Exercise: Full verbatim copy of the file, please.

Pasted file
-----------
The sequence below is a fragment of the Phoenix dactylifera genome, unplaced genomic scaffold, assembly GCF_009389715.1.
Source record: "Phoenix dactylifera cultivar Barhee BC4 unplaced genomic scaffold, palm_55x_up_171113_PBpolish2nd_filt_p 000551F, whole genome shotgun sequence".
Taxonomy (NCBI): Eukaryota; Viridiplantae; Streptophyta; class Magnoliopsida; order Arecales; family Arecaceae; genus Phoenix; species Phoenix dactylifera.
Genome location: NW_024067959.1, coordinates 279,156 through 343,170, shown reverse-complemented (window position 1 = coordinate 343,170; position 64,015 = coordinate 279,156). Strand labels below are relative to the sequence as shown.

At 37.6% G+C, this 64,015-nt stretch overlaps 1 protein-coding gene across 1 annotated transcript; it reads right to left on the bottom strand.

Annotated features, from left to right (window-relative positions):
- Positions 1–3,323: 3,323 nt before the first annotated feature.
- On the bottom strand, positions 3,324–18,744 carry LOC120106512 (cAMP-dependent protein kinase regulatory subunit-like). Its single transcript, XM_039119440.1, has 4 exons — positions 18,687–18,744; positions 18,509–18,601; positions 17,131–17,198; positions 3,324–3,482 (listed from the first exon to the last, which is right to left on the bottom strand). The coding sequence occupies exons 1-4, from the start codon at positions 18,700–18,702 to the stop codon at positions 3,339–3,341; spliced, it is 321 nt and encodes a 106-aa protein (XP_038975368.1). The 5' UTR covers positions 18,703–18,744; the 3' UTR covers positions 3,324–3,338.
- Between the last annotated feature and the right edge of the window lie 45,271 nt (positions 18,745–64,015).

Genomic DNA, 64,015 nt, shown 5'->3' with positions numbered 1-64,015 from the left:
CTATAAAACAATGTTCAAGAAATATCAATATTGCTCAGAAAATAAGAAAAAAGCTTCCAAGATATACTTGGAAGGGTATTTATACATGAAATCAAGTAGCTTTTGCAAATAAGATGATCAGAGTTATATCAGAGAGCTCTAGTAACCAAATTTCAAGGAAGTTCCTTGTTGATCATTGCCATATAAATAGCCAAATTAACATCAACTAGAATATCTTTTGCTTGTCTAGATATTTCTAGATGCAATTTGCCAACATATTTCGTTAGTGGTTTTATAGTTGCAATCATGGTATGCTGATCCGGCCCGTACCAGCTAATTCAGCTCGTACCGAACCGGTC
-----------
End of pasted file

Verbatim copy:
The sequence below is a fragment of the Phoenix dactylifera genome, unplaced genomic scaffold, assembly GCF_009389715.1.
Source record: "Phoenix dactylifera cultivar Barhee BC4 unplaced genomic scaffold, palm_55x_up_171113_PBpolish2nd_filt_p 000551F, whole genome shotgun sequence".
Taxonomy (NCBI): Eukaryota; Viridiplantae; Streptophyta; class Magnoliopsida; order Arecales; family Arecaceae; genus Phoenix; species Phoenix dactylifera.
Genome location: NW_024067959.1, coordinates 279,156 through 343,170, shown reverse-complemented (window position 1 = coordinate 343,170; position 64,015 = coordinate 279,156). Strand labels below are relative to the sequence as shown.

At 37.6% G+C, this 64,015-nt stretch overlaps 1 protein-coding gene across 1 annotated transcript; it reads right to left on the bottom strand.

Annotated features, from left to right (window-relative positions):
- Positions 1–3,323: 3,323 nt before the first annotated feature.
- On the bottom strand, positions 3,324–18,744 carry LOC120106512 (cAMP-dependent protein kinase regulatory subunit-like). Its single transcript, XM_039119440.1, has 4 exons — positions 18,687–18,744; positions 18,509–18,601; positions 17,131–17,198; positions 3,324–3,482 (listed from the first exon to the last, which is right to left on the bottom strand). The coding sequence occupies exons 1-4, from the start codon at positions 18,700–18,702 to the stop codon at positions 3,339–3,341; spliced, it is 321 nt and encodes a 106-aa protein (XP_038975368.1). The 5' UTR covers positions 18,703–18,744; the 3' UTR covers positions 3,324–3,338.
- Between the last annotated feature and the right edge of the window lie 45,271 nt (positions 18,745–64,015).

Genomic DNA, 64,015 nt, shown 5'->3' with positions numbered 1-64,015 from the left:
CTATAAAACAATGTTCAAGAAATATCAATATTGCTCAGAAAATAAGAAAAAAGCTTCCAAGATATACTTGGAAGGGTATTTATACATGAAATCAAGTAGCTTTTGCAAATAAGATGATCAGAGTTATATCAGAGAGCTCTAGTAACCAAATTTCAAGGAAGTTCCTTGTTGATCATTGCCATATAAATAGCCAAATTAACATCAACTAGAATATCTTTTGCTTGTCTAGATATTTCTAGATGCAATTTGCCAACATATTTCGTTAGTGGTTTTATAGTTGCAATCATGGTATGCTGATCCGGCCCGTACCAGCTAATTCAGCTCGTACCGAACCGGTC